If Hezbollah betrays Assad, it will need to find a new partner in the Syrian opposition. Should they fail to find such a partner among Syria’s Sunni majority, a diversionary war with Israel is still an option. Tension has risen recently between the two neighbors over the demarcation of the maritime economic area in the Mediterranean, offering a fitting excuse to launch a provocative attack on Israel’s offshore drilling sites.

Despite the popular Syrian uprising and damaging STL indictments, there is little chance of Hezbollah being ousted from power due to the group’s clear military and political domination, and fears of the consequences of civil war. Sa’ad Hariri, the son of assassinated Rafik Hariri, has used his position as leader of the parliamentary opposition to demand Hezbollah turn over the indicted members and give up its weapons.

Despite a constant barrage of stinging criticism, no one in Lebanon expects Hezbollah to cooperate with the STL indictment. To make matters worse, the Lebanese army is now said to be almost completely submissive to Hezbollah, eliminating any real possibility of forcing the group to give up its arms.

Lebanese politics are divided along sectarian lines, meaning Hezbollah will always enjoy the support of the nation’s Shi’ite population, as well as that of the Druse, Sunni and Christian parties as long as they remain coalition partners. Hariri and his opposition won’t dare call their supporters into the streets, as they wouldn’t dare to provoke a return to the horrors of civil war that gripped the country for decades. The opposition understands that Hezbollah will to fight to the bitter end before it gives up its weapons. This fact was emphasized in 2008 by the group’s brief takeover of Beirut when the Lebanese government attempted to remove their communications equipment from the international airport. That incident resulted in dozens of deaths and demonstrated Hezbollah’s ability to quickly gain control the country.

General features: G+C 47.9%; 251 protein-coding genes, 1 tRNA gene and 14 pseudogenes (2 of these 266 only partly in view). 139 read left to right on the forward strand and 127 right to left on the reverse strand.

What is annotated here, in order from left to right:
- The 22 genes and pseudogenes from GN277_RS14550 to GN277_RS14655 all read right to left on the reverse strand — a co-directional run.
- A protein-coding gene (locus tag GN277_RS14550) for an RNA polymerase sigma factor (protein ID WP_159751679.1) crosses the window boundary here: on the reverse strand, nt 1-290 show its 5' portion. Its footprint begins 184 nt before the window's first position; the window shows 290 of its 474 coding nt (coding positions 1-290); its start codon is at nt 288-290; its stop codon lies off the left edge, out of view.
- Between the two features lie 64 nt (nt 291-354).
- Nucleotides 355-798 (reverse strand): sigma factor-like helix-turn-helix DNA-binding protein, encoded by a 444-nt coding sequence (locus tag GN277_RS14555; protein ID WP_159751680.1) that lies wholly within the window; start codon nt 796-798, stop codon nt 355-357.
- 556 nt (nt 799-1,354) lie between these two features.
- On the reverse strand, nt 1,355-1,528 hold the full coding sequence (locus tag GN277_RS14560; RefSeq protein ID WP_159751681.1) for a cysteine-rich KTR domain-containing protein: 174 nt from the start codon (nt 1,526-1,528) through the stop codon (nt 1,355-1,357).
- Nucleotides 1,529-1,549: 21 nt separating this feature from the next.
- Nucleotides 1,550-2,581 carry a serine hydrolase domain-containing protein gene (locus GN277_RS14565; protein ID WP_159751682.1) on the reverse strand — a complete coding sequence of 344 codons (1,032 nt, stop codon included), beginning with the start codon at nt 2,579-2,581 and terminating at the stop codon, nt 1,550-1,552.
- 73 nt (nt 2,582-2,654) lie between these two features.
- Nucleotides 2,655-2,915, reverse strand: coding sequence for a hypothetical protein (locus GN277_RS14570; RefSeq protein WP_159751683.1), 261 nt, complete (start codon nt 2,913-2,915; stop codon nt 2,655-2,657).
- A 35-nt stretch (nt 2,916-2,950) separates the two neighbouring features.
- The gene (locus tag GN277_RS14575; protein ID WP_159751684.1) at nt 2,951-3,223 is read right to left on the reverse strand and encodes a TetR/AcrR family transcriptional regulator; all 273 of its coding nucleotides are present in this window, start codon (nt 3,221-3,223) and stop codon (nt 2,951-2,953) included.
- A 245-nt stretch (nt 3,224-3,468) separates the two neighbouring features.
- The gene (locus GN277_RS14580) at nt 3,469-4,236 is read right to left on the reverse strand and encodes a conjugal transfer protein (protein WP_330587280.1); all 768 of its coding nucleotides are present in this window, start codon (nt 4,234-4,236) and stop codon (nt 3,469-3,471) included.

Hezbollah’s political power, influence and weapons caches won’t diminish in the foreseeable future. Despite his fiery anti-Hezbollah rhetoric, a confrontation between Hariri and Nasrallah is not forthcoming, as the former wouldn’t stand a chance against the latter’s advanced weaponry, ideology and superb organization. Hezbollah’s unholy coalition is realpolitik in its rawest form, held together by opportunism and fear as opposed to ideology, the best example being its inclusion of former Hezbollah opponent Walid Jumblatt and his Druse faction.

Most nations would not likely tolerate its governing coalition being a party to the assassination of its own prime minister, or maintaining a private, sectarian military force. However, Lebanon is clearly not like “most nations.” The organization’s current interest in keeping the peace shouldn’t be taken for granted by Israel or the Lebanese opposition. If at any point it feels that its survival is at stake, Hezbollah will not hesitate to unleash chaos and ignite the Lebanese powder keg.

The writer is an Argov Fellow for Leadership and Diplomacy at the Interdisciplinary Center in Herzliya, Israel. He works for Max-Security Solutions, a security consulting firm in Tel Aviv and is co-founder of the Israeli Centrism website.